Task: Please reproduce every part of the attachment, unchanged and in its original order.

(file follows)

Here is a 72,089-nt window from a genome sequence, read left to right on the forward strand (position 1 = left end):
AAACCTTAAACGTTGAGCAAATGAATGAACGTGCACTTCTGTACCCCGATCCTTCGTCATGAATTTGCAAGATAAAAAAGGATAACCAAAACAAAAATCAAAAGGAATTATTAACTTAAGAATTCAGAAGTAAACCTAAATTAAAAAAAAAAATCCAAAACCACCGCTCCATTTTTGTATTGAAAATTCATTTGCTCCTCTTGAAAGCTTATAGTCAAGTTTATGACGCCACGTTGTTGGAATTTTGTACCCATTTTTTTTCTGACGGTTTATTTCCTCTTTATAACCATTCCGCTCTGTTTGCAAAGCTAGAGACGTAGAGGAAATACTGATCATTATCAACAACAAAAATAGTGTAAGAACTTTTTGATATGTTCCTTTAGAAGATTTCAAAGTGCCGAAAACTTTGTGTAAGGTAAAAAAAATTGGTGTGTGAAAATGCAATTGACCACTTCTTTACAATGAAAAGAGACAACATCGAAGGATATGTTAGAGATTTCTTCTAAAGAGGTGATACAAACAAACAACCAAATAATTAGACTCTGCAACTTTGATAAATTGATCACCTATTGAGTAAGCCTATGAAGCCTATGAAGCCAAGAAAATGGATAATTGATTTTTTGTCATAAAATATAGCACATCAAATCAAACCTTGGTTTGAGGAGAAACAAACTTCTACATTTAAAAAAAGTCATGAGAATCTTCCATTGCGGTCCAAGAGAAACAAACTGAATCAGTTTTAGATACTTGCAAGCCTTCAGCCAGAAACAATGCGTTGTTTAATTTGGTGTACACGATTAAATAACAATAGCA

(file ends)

Here is a 72,089-nt window from a genome sequence, read left to right on the forward strand (position 1 = left end):
AAACCTTAAACGTTGAGCAAATGAATGAACGTGCACTTCTGTACCCCGATCCTTCGTCATGAATTTGCAAGATAAAAAAGGATAACCAAAACAAAAATCAAAAGGAATTATTAACTTAAGAATTCAGAAGTAAACCTAAATTAAAAAAAAAAATCCAAAACCACCGCTCCATTTTTGTATTGAAAATTCATTTGCTCCTCTTGAAAGCTTATAGTCAAGTTTATGACGCCACGTTGTTGGAATTTTGTACCCATTTTTTTTCTGACGGTTTATTTCCTCTTTATAACCATTCCGCTCTGTTTGCAAAGCTAGAGACGTAGAGGAAATACTGATCATTATCAACAACAAAAATAGTGTAAGAACTTTTTGATATGTTCCTTTAGAAGATTTCAAAGTGCCGAAAACTTTGTGTAAGGTAAAAAAAATTGGTGTGTGAAAATGCAATTGACCACTTCTTTACAATGAAAAGAGACAACATCGAAGGATATGTTAGAGATTTCTTCTAAAGAGGTGATACAAACAAACAACCAAATAATTAGACTCTGCAACTTTGATAAATTGATCACCTATTGAGTAAGCCTATGAAGCCTATGAAGCCAAGAAAATGGATAATTGATTTTTTGTCATAAAATATAGCACATCAAATCAAACCTTGGTTTGAGGAGAAACAAACTTCTACATTTAAAAAAAGTCATGAGAATCTTCCATTGCGGTCCAAGAGAAACAAACTGAATCAGTTTTAGATACTTGCAAGCCTTCAGCCAGAAACAATGCGTTGTTTAATTTGGTGTACACGATTAAATAACAATAGCA